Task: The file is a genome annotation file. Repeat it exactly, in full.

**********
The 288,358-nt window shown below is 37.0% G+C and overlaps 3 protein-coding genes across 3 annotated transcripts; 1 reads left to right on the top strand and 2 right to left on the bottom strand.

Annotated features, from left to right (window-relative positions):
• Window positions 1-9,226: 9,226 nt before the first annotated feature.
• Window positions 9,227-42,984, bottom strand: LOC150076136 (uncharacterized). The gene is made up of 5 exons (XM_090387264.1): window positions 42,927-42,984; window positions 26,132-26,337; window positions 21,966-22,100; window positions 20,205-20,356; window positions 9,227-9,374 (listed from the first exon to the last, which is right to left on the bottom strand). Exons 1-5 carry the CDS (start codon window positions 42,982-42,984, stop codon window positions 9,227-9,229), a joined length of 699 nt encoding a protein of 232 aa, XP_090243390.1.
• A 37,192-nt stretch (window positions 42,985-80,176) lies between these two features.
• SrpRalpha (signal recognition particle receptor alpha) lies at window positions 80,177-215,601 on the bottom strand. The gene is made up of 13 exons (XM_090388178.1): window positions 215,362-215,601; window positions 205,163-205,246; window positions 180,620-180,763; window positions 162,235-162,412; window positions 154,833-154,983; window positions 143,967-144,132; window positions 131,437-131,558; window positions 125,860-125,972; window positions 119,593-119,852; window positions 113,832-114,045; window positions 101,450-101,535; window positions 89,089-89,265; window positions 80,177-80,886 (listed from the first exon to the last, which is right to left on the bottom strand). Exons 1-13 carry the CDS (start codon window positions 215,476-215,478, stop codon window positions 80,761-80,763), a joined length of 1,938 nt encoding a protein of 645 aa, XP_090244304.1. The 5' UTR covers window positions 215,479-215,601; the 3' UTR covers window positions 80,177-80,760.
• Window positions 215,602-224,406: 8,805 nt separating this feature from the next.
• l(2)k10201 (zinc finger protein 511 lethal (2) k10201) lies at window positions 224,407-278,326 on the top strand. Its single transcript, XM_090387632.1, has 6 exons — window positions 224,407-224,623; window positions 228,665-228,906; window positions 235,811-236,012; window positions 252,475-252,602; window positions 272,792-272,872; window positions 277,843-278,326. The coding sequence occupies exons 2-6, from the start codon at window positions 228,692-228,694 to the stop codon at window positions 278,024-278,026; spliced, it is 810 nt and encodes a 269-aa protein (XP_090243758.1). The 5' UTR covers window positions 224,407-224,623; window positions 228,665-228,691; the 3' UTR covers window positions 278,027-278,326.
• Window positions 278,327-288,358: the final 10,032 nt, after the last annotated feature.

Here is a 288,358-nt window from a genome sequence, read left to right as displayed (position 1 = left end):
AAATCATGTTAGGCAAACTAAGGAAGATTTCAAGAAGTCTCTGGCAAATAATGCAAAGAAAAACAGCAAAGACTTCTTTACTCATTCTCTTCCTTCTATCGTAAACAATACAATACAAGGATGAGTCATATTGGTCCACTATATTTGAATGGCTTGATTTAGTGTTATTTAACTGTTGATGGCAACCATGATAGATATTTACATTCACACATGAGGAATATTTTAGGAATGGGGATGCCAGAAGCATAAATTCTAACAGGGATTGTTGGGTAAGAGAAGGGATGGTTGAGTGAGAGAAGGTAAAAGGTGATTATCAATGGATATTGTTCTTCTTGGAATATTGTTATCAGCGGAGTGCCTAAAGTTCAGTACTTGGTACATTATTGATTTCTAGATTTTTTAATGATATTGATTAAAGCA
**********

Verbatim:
The 288,358-nt window shown below is 37.0% G+C and overlaps 3 protein-coding genes across 3 annotated transcripts; 1 reads left to right on the top strand and 2 right to left on the bottom strand.

Annotated features, from left to right (window-relative positions):
• Window positions 1-9,226: 9,226 nt before the first annotated feature.
• Window positions 9,227-42,984, bottom strand: LOC150076136 (uncharacterized). The gene is made up of 5 exons (XM_090387264.1): window positions 42,927-42,984; window positions 26,132-26,337; window positions 21,966-22,100; window positions 20,205-20,356; window positions 9,227-9,374 (listed from the first exon to the last, which is right to left on the bottom strand). Exons 1-5 carry the CDS (start codon window positions 42,982-42,984, stop codon window positions 9,227-9,229), a joined length of 699 nt encoding a protein of 232 aa, XP_090243390.1.
• A 37,192-nt stretch (window positions 42,985-80,176) lies between these two features.
• SrpRalpha (signal recognition particle receptor alpha) lies at window positions 80,177-215,601 on the bottom strand. The gene is made up of 13 exons (XM_090388178.1): window positions 215,362-215,601; window positions 205,163-205,246; window positions 180,620-180,763; window positions 162,235-162,412; window positions 154,833-154,983; window positions 143,967-144,132; window positions 131,437-131,558; window positions 125,860-125,972; window positions 119,593-119,852; window positions 113,832-114,045; window positions 101,450-101,535; window positions 89,089-89,265; window positions 80,177-80,886 (listed from the first exon to the last, which is right to left on the bottom strand). Exons 1-13 carry the CDS (start codon window positions 215,476-215,478, stop codon window positions 80,761-80,763), a joined length of 1,938 nt encoding a protein of 645 aa, XP_090244304.1. The 5' UTR covers window positions 215,479-215,601; the 3' UTR covers window positions 80,177-80,760.
• Window positions 215,602-224,406: 8,805 nt separating this feature from the next.
• l(2)k10201 (zinc finger protein 511 lethal (2) k10201) lies at window positions 224,407-278,326 on the top strand. Its single transcript, XM_090387632.1, has 6 exons — window positions 224,407-224,623; window positions 228,665-228,906; window positions 235,811-236,012; window positions 252,475-252,602; window positions 272,792-272,872; window positions 277,843-278,326. The coding sequence occupies exons 2-6, from the start codon at window positions 228,692-228,694 to the stop codon at window positions 278,024-278,026; spliced, it is 810 nt and encodes a 269-aa protein (XP_090243758.1). The 5' UTR covers window positions 224,407-224,623; window positions 228,665-228,691; the 3' UTR covers window positions 278,027-278,326.
• Window positions 278,327-288,358: the final 10,032 nt, after the last annotated feature.

Here is a 288,358-nt window from a genome sequence, read left to right as displayed (position 1 = left end):
AAATCATGTTAGGCAAACTAAGGAAGATTTCAAGAAGTCTCTGGCAAATAATGCAAAGAAAAACAGCAAAGACTTCTTTACTCATTCTCTTCCTTCTATCGTAAACAATACAATACAAGGATGAGTCATATTGGTCCACTATATTTGAATGGCTTGATTTAGTGTTATTTAACTGTTGATGGCAACCATGATAGATATTTACATTCACACATGAGGAATATTTTAGGAATGGGGATGCCAGAAGCATAAATTCTAACAGGGATTGTTGGGTAAGAGAAGGGATGGTTGAGTGAGAGAAGGTAAAAGGTGATTATCAATGGATATTGTTCTTCTTGGAATATTGTTATCAGCGGAGTGCCTAAAGTTCAGTACTTGGTACATTATTGATTTCTAGATTTTTTAATGATATTGATTAAAGCA